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President Donald Trump has nominated Judge Brett Kavanaugh of the United States Court of Appeals for the District of Columbia to replace retiring Associate Justice Anthony Kennedy. Kavanaugh was opposed by some conservatives and is not viewed as strongly anti-abortion as Amy Coney Barrett of the U.S. Court of Appeals for the Seventh Circuit. However, he is highly intelligent and accomplished. I have a column out this morning in The Hill newspaper.
Below is my column in the Hill newspaper on why the most creative and productive individuals are often disfavored in our modern confirmation system. With the announcement of the new nominee this evening by President Donald Trump, we will have the state of a counterintuitive process that favors those who are the least forthcoming or open about their views.
Here is the column: Continue reading “Why Big Fierce Nominees Are Rare”
Below is my column in USA Today on politics over Roe and the Supreme Court vacancy. The new vacancy and the the earlier pro-life pledge of President Donald Trump is something of a bill come due for Republicans. It is a bill that some Republicans privately do not want to pay.
Attorneys for former Trump campaign manager Paul Manafort have asked a federal judge for a venue change on the rather dubious grounds that Alexandria Virginia is simply too liberal. Manafort wants a jury in Roanoke where there are more Republicans. It is an exceptionally weak motion and would be unprecedented to shift jurisdiction based on the political views of the local electorate as opposed to using voir dire to spot bias. Attorneys Kevin Downing, Thomas Zehnle and Jay Nanavati told the “It is not a stretch to expect that voters who supported Secretary Clinton would be predisposed against Mr. Manafort or that voters who supported President Donald Trump would be less inclined toward the Special Counsel.” If it is “not a stretch” politically, it is a stretch legally. In fairness to the defense time, however, it was Judge T.S. Ellis III who raised the possibility of a venue change to Roanoke or Richmond. Ellis however has a reputation for making controversial statements from the bench. In most courts, I would expect this motion to be denied fairly quickly.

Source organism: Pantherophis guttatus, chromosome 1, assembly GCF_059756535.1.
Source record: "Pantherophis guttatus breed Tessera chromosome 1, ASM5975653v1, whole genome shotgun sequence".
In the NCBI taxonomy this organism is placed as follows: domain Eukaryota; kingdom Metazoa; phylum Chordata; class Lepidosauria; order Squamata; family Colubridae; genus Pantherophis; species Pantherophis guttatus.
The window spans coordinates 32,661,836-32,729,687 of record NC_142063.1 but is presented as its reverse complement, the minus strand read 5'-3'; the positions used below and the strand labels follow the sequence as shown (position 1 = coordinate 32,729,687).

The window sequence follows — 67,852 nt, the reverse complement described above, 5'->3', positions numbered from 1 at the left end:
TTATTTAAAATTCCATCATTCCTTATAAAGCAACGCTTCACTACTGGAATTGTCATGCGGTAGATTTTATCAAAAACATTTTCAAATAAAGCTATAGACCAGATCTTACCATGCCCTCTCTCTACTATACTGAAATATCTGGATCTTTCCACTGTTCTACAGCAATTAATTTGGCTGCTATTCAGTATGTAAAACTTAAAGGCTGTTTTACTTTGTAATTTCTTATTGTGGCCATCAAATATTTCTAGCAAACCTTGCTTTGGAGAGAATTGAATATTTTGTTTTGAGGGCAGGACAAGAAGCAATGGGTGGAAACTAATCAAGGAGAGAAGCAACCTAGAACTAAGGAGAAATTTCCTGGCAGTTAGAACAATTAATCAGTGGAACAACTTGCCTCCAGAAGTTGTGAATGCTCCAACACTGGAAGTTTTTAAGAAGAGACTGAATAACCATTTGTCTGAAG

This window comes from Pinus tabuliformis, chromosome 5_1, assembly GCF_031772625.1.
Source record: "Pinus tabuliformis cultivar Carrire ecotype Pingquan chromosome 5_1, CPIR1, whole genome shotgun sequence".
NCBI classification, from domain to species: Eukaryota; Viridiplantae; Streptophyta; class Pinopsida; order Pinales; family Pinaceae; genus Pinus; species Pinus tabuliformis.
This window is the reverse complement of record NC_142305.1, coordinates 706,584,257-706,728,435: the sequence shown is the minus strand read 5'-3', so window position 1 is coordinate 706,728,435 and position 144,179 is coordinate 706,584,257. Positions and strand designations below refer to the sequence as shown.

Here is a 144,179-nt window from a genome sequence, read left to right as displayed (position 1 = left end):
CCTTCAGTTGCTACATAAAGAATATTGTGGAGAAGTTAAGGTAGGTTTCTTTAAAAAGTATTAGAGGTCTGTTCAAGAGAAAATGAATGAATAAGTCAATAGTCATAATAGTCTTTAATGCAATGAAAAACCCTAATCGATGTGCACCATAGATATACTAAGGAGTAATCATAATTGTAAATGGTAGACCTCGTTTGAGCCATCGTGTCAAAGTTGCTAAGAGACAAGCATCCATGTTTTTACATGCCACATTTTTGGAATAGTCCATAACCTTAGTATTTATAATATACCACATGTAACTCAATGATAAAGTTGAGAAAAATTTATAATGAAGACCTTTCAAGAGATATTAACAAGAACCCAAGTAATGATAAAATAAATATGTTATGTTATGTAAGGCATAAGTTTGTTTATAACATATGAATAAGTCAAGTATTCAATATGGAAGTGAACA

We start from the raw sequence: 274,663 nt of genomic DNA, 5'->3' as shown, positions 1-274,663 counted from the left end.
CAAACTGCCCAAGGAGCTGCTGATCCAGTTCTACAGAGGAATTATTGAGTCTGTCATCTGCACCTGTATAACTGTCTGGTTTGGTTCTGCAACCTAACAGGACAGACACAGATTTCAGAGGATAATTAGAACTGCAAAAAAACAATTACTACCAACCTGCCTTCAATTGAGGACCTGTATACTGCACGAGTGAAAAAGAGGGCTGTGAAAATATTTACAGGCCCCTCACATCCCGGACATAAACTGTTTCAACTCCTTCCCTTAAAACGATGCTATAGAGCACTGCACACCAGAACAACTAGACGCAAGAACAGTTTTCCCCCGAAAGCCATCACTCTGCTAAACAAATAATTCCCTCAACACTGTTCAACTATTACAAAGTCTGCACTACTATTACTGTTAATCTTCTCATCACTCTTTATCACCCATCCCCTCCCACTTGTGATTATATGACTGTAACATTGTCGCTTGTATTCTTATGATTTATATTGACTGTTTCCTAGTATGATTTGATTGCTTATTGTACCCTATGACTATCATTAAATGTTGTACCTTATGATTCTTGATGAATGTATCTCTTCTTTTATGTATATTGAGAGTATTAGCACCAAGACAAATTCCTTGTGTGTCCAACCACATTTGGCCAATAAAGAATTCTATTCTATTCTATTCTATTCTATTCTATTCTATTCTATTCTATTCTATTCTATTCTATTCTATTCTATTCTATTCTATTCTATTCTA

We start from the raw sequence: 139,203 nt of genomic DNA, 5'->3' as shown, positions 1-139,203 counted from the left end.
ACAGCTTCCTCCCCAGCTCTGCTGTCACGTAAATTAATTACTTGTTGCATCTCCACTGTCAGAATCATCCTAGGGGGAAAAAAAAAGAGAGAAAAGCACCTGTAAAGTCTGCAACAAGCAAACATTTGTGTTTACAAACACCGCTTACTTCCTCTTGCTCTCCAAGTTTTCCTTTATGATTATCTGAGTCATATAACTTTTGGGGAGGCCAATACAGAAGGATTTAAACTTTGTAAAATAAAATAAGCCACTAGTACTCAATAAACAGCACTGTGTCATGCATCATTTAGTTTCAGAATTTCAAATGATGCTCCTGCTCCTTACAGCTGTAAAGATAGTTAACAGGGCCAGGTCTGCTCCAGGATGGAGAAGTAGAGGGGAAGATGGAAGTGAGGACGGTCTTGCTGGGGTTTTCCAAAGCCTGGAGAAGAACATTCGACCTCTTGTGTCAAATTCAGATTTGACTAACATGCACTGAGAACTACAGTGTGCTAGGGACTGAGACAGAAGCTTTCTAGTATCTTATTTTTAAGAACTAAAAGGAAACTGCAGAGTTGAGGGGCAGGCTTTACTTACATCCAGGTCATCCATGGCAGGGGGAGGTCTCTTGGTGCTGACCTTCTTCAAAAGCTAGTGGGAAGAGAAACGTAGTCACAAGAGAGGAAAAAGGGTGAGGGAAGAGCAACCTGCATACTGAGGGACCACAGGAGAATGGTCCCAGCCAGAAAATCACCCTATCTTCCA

Below is my column in The Hill newspaper on the latest rationale for opposing any nominee of President Donald Trump: that any nomination or confirmation must wait until the completion of the investigation by Special Counsel Robert Mueller. It is a claim being voiced by both politicians and academics despite the absence of constitutional or historical support.
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Below is my column in The Hill newspaper on the legacy and vision or Associate Justice Anthony Kennedy. The departure of Kennedy will leave the Supreme Court more calcified and rigid in its ideological division. Chief Justice John Roberts now assumes the role of the swing vote with a center of gravity that will likely move further to the right. His voice was unique and often profound. He applied a conservative jurisprudence that emphasized the protection of individual rights and identity. Time will show that Kennedy saw a horizon for our society that we are still struggling to attain.